NORTH MANKATO, Minn. (KEYC) — With less than seven days until the 2020 general election, KEYC takes a look back at how voters across the state voted in the two most recent elections in 2016 and 2018.
The 2020 general election will be unique in its own right, as it will be taking place during the COVID-19 pandemic, which means more voters across the nation will be turning to alternate methods to cast their vote.
In fact, data from The Associated Press shows that, as of Tuesday, Oct. 27, early voting in Minnesota had surpassed early voting from 2016 by a staggering 193%.
The 2016 Presidential Election saw Democrat-endorsed candidate Hillary Clinton go toe-to-toe with Republican-endorsed candidate Donald Trump.
Minnesota, which has voted Democratic in every presidential election since 1972, has 10 electoral votes and was a state that former President Barack Obama won by 7.7 percentage points in 2012.
The 2016 Presidential Election was the closest Republicans have come to winning back the state since 1972, with Trump losing by 1.5 percentage points.
The full breakdown between the two candidates is as follows:
The 2016 general election has been close for many years, first in 2016 and then again in 2018.
In 2016, however, future Minnesota Gov. Tim Walz, the incumbent, narrowly defeated Jim Hagedorn in Minnesota’s First Congressional District, winning by less than one percentage point.
All Minnesota State Senate districts within the KEYC viewing area voted for the Republican candidate in 2016, leaving only Senate Districts 19 and 27 to the Democrats.
Neither party controlled the Senate after the 2016 election, as the Senate consisted of 32 candidates from the DFL and Republican parties.
Like the Senate, voters in 2016 elected primarily Republican candidates in the KEYC viewing area, leaving only House Districts 19A, 19B and 20B to the Democrats.
EDITOR’S NOTE: House District 32B (shaded in gray in the interactive map below) is designated this way because it did not participate in the 2016 general election.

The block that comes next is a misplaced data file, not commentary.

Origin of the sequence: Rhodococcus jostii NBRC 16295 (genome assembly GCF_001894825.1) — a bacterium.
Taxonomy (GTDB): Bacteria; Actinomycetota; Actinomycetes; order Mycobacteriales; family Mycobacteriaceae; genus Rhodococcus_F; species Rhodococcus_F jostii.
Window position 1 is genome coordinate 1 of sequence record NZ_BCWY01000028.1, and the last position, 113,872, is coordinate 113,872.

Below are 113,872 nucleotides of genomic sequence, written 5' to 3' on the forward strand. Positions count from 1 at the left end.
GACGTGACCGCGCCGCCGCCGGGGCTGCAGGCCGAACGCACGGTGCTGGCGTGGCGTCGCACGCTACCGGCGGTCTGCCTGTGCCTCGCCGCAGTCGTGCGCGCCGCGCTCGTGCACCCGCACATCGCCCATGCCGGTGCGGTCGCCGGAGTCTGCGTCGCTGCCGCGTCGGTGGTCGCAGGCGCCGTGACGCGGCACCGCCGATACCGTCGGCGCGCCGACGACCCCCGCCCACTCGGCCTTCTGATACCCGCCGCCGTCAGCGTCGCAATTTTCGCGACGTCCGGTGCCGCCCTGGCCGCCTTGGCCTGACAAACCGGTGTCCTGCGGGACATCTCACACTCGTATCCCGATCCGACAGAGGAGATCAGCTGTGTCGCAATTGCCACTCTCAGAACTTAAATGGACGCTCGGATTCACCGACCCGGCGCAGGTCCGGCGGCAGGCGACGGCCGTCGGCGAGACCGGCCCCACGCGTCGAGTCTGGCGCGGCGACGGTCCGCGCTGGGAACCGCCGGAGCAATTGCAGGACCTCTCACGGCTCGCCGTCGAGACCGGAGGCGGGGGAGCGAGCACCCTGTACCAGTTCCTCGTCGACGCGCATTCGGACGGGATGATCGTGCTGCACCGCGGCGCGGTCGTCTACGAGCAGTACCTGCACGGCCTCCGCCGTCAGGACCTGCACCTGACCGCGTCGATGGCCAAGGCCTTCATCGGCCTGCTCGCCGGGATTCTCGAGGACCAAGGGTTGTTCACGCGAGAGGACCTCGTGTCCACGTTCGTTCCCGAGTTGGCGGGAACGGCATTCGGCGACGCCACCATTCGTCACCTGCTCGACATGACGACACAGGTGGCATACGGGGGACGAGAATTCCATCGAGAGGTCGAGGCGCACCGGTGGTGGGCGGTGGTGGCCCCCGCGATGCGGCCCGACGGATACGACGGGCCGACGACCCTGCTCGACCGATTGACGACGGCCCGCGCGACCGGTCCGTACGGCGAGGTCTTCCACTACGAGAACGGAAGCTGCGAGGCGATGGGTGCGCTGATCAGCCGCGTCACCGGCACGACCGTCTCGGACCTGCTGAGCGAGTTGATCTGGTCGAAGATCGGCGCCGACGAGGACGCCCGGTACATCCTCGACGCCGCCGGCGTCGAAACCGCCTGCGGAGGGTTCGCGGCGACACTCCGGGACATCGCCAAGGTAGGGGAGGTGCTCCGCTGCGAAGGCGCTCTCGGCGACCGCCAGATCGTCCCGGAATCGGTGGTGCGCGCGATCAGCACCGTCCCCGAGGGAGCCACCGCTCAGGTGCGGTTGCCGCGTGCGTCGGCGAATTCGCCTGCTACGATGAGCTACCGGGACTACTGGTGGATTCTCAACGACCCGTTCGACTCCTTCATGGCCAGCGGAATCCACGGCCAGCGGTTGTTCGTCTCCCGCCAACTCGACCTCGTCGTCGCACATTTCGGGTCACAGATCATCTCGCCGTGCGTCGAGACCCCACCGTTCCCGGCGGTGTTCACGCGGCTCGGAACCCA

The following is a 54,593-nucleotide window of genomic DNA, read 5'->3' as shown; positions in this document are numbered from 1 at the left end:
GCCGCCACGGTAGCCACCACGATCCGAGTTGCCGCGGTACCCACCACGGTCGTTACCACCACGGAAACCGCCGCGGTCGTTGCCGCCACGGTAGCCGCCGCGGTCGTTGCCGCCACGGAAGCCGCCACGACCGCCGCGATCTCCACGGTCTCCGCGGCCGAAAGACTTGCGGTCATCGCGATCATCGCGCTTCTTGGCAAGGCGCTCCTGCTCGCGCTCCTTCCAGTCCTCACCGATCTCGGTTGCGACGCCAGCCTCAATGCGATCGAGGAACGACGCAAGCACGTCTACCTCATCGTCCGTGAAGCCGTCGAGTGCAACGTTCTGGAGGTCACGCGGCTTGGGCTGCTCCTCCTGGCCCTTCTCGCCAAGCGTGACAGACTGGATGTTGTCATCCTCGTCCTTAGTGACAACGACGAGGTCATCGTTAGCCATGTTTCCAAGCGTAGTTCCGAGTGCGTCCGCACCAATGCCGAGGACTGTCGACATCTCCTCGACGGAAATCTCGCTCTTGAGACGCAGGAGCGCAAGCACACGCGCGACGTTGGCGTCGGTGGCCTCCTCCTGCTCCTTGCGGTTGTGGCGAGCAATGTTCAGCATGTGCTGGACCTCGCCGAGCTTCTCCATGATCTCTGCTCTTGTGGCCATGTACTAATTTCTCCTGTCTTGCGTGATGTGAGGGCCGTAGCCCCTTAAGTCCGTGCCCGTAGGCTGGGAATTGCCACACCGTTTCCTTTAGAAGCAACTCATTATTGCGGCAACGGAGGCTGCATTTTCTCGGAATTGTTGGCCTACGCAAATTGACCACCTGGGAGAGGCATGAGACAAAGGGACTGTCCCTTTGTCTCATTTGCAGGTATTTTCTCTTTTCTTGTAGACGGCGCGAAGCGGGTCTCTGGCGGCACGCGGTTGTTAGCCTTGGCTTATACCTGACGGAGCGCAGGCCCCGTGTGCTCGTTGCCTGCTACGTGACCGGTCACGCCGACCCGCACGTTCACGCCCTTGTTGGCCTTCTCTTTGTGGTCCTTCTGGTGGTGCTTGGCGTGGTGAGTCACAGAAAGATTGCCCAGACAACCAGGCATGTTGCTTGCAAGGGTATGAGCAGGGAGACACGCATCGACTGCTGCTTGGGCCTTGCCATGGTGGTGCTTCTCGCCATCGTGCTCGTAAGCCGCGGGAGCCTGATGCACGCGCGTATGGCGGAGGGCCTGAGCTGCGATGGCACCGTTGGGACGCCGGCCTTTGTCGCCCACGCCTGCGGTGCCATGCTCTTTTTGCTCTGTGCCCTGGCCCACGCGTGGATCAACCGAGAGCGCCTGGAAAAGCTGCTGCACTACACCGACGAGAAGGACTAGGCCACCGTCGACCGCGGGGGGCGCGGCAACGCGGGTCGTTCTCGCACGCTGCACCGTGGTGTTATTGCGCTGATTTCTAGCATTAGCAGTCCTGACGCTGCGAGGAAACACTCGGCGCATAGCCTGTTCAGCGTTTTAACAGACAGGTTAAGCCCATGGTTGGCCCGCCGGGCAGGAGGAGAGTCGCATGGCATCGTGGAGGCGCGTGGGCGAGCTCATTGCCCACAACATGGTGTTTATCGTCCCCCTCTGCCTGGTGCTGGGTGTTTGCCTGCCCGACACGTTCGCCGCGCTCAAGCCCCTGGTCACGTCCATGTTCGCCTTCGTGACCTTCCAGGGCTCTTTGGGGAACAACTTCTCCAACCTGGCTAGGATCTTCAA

In September 2016, the Minnesota Supreme Court ruled that incumbent Republican Bob Barrett was an ineligible candidate in the general election because he did not live in House District 32B. He stayed on the general ballot, but the results were not certified.
A special election was conducted on Feb. 14, 2017, to determine the winner of House District 32B.
The Republican Party of Minnesota, also referred to as the MN GOP, had seven days after the November general election to appoint a replacement candidate for Barrett that would run on the special election ballot. They selected Anne Neu.
The results of the special election are as follows, with elections results from the Minnesota Secretary of State’s Office:
The Constitutional Amendment to remove the ability of lawmakers to set their own pay passed overwhelmingly.
The 2018 general election in Minnesota was headlined by U.S. Sen. Al Franken, who resigned from Congress after multiple accusations of sexual misconduct.
Like in 2016, Minnesota’s First Congressional District was a very close race in 2018.
Incumbent Democrat Tim Walz decided not to run in this race in 2018, opting to instead run for governor.
Jim Hagedorn, the Republican challenger to Walz in 2016, was able to get enough votes to defeat DFL challenger Dan Feehan by less than one percentage point.
Hagedorn and Feehan are squaring off again in the 2020 general election Tuesday, Nov. 3.
Amy Klobuchar defeated Republican challenger Jim Newberger by 24 percentage points to earn a third consecutive term as U.S. Senator.
Tina Smith was appointed to the U.S. Senate by former Gov. Mark Dayton in Dec. 2017, and she later ran in the special election to fill the seat through the end of Franken’s initial term — which expires Jan. 3, 2021.
Smith was challenged by Republican-endorsed candidate Karin Housely, but would go on to defeat Housley by nine percentage points.
The Democrats won control of the House after the 2018 general election, picking up 75 seats to the Republicans' 59.
In the KEYC viewing area, voters primarily elected Republican candidates, leaving only House Districts 19A, 19B and 20B to the Democrats.
Former U.S. Rep. Tim Walz launched a campaign to become the next governor of Minnesota following the 2018 general election.
Walz had selected Peggy Flanagan as his running mate.
KEYC will be bringing continuous election coverage Tuesday, with live-results available in real-time on KEYC.com.